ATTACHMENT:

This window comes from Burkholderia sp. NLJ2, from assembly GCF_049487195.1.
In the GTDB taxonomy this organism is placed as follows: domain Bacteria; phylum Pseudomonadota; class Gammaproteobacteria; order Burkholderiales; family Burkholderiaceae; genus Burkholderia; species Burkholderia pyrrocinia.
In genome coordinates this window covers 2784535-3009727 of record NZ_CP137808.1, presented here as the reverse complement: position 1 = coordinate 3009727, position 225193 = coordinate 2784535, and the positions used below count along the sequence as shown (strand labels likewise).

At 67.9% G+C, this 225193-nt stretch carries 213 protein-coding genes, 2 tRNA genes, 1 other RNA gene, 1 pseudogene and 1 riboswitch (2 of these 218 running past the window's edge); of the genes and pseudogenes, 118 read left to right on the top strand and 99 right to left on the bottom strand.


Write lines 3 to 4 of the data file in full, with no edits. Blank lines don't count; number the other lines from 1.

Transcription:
In genome coordinates this window covers 2784535-3009727 of record NZ_CP137808.1, presented here as the reverse complement: position 1 = coordinate 3009727, position 225193 = coordinate 2784535, and the positions used below count along the sequence as shown (strand labels likewise).

At 67.9% G+C, this 225193-nt stretch carries 213 protein-coding genes, 2 tRNA genes, 1 other RNA gene, 1 pseudogene and 1 riboswitch (2 of these 218 running past the window's edge); of the genes and pseudogenes, 118 read left to right on the top strand and 99 right to left on the bottom strand.